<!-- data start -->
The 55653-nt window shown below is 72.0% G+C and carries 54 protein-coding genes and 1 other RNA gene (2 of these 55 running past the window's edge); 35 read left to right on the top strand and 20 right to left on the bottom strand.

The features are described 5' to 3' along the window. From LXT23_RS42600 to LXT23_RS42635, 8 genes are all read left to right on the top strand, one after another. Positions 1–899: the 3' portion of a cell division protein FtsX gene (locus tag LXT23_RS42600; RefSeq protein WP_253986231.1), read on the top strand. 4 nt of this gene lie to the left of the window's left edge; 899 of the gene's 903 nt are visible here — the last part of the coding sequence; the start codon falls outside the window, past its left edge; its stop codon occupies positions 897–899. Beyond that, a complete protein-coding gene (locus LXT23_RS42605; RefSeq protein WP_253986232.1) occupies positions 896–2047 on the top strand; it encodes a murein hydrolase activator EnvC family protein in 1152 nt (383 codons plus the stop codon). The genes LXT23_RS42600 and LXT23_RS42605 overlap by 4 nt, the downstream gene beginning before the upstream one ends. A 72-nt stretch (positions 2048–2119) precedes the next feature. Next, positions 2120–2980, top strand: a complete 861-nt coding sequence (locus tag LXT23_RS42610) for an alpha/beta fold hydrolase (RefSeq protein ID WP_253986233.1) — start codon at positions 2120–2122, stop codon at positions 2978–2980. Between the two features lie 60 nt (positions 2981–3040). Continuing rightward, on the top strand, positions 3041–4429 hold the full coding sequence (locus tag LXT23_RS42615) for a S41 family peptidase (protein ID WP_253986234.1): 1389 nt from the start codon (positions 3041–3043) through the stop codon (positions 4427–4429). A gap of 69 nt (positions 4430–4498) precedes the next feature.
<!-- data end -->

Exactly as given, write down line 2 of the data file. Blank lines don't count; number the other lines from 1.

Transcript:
The features are described 5' to 3' along the window. From LXT23_RS42600 to LXT23_RS42635, 8 genes are all read left to right on the top strand, one after another. Positions 1–899: the 3' portion of a cell division protein FtsX gene (locus tag LXT23_RS42600; RefSeq protein WP_253986231.1), read on the top strand. 4 nt of this gene lie to the left of the window's left edge; 899 of the gene's 903 nt are visible here — the last part of the coding sequence; the start codon falls outside the window, past its left edge; its stop codon occupies positions 897–899. Beyond that, a complete protein-coding gene (locus LXT23_RS42605; RefSeq protein WP_253986232.1) occupies positions 896–2047 on the top strand; it encodes a murein hydrolase activator EnvC family protein in 1152 nt (383 codons plus the stop codon). The genes LXT23_RS42600 and LXT23_RS42605 overlap by 4 nt, the downstream gene beginning before the upstream one ends. A 72-nt stretch (positions 2048–2119) precedes the next feature. Next, positions 2120–2980, top strand: a complete 861-nt coding sequence (locus tag LXT23_RS42610) for an alpha/beta fold hydrolase (RefSeq protein ID WP_253986233.1) — start codon at positions 2120–2122, stop codon at positions 2978–2980. Between the two features lie 60 nt (positions 2981–3040). Continuing rightward, on the top strand, positions 3041–4429 hold the full coding sequence (locus tag LXT23_RS42615) for a S41 family peptidase (protein ID WP_253986234.1): 1389 nt from the start codon (positions 3041–3043) through the stop codon (positions 4427–4429). A gap of 69 nt (positions 4430–4498) precedes the next feature.